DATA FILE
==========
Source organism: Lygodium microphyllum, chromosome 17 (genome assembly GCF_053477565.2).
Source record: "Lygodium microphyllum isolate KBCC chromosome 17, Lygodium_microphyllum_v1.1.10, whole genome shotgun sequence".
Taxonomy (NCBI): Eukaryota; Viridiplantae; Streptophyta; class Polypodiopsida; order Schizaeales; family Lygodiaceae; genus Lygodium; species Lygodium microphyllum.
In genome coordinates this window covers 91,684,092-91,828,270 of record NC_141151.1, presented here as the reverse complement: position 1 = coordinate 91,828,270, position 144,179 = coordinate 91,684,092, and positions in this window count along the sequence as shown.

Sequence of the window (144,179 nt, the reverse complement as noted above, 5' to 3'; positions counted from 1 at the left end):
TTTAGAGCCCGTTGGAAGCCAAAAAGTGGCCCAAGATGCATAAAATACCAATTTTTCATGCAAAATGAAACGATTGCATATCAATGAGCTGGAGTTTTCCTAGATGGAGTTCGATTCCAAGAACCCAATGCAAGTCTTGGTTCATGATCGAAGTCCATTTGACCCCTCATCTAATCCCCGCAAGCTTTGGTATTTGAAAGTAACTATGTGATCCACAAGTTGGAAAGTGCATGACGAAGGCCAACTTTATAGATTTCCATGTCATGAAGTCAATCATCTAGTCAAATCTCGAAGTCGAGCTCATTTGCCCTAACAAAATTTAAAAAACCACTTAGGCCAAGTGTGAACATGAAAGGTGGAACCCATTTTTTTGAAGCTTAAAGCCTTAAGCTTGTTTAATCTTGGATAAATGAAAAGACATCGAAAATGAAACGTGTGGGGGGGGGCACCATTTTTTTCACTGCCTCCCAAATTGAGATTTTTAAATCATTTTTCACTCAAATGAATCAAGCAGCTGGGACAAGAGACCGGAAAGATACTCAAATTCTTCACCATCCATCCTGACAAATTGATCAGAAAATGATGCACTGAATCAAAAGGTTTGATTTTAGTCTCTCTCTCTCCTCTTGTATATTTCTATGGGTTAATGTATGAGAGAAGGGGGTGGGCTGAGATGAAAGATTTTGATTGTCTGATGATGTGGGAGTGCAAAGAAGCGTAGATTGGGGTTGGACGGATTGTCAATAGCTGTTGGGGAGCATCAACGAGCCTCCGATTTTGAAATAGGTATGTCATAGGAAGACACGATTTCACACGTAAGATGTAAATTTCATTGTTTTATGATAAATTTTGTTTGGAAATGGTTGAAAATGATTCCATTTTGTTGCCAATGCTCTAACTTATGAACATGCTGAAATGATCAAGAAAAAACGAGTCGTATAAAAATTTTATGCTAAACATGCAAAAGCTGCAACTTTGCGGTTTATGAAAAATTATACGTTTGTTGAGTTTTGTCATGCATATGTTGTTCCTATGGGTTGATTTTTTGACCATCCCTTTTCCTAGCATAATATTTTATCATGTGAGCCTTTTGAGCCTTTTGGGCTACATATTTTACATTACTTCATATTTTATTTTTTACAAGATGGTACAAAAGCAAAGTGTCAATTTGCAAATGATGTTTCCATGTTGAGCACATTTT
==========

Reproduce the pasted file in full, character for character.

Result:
Source organism: Lygodium microphyllum, chromosome 17 (genome assembly GCF_053477565.2).
Source record: "Lygodium microphyllum isolate KBCC chromosome 17, Lygodium_microphyllum_v1.1.10, whole genome shotgun sequence".
Taxonomy (NCBI): Eukaryota; Viridiplantae; Streptophyta; class Polypodiopsida; order Schizaeales; family Lygodiaceae; genus Lygodium; species Lygodium microphyllum.
In genome coordinates this window covers 91,684,092-91,828,270 of record NC_141151.1, presented here as the reverse complement: position 1 = coordinate 91,828,270, position 144,179 = coordinate 91,684,092, and positions in this window count along the sequence as shown.

Sequence of the window (144,179 nt, the reverse complement as noted above, 5' to 3'; positions counted from 1 at the left end):
TTTAGAGCCCGTTGGAAGCCAAAAAGTGGCCCAAGATGCATAAAATACCAATTTTTCATGCAAAATGAAACGATTGCATATCAATGAGCTGGAGTTTTCCTAGATGGAGTTCGATTCCAAGAACCCAATGCAAGTCTTGGTTCATGATCGAAGTCCATTTGACCCCTCATCTAATCCCCGCAAGCTTTGGTATTTGAAAGTAACTATGTGATCCACAAGTTGGAAAGTGCATGACGAAGGCCAACTTTATAGATTTCCATGTCATGAAGTCAATCATCTAGTCAAATCTCGAAGTCGAGCTCATTTGCCCTAACAAAATTTAAAAAACCACTTAGGCCAAGTGTGAACATGAAAGGTGGAACCCATTTTTTTGAAGCTTAAAGCCTTAAGCTTGTTTAATCTTGGATAAATGAAAAGACATCGAAAATGAAACGTGTGGGGGGGGGCACCATTTTTTTCACTGCCTCCCAAATTGAGATTTTTAAATCATTTTTCACTCAAATGAATCAAGCAGCTGGGACAAGAGACCGGAAAGATACTCAAATTCTTCACCATCCATCCTGACAAATTGATCAGAAAATGATGCACTGAATCAAAAGGTTTGATTTTAGTCTCTCTCTCTCCTCTTGTATATTTCTATGGGTTAATGTATGAGAGAAGGGGGTGGGCTGAGATGAAAGATTTTGATTGTCTGATGATGTGGGAGTGCAAAGAAGCGTAGATTGGGGTTGGACGGATTGTCAATAGCTGTTGGGGAGCATCAACGAGCCTCCGATTTTGAAATAGGTATGTCATAGGAAGACACGATTTCACACGTAAGATGTAAATTTCATTGTTTTATGATAAATTTTGTTTGGAAATGGTTGAAAATGATTCCATTTTGTTGCCAATGCTCTAACTTATGAACATGCTGAAATGATCAAGAAAAAACGAGTCGTATAAAAATTTTATGCTAAACATGCAAAAGCTGCAACTTTGCGGTTTATGAAAAATTATACGTTTGTTGAGTTTTGTCATGCATATGTTGTTCCTATGGGTTGATTTTTTGACCATCCCTTTTCCTAGCATAATATTTTATCATGTGAGCCTTTTGAGCCTTTTGGGCTACATATTTTACATTACTTCATATTTTATTTTTTACAAGATGGTACAAAAGCAAAGTGTCAATTTGCAAATGATGTTTCCATGTTGAGCACATTTT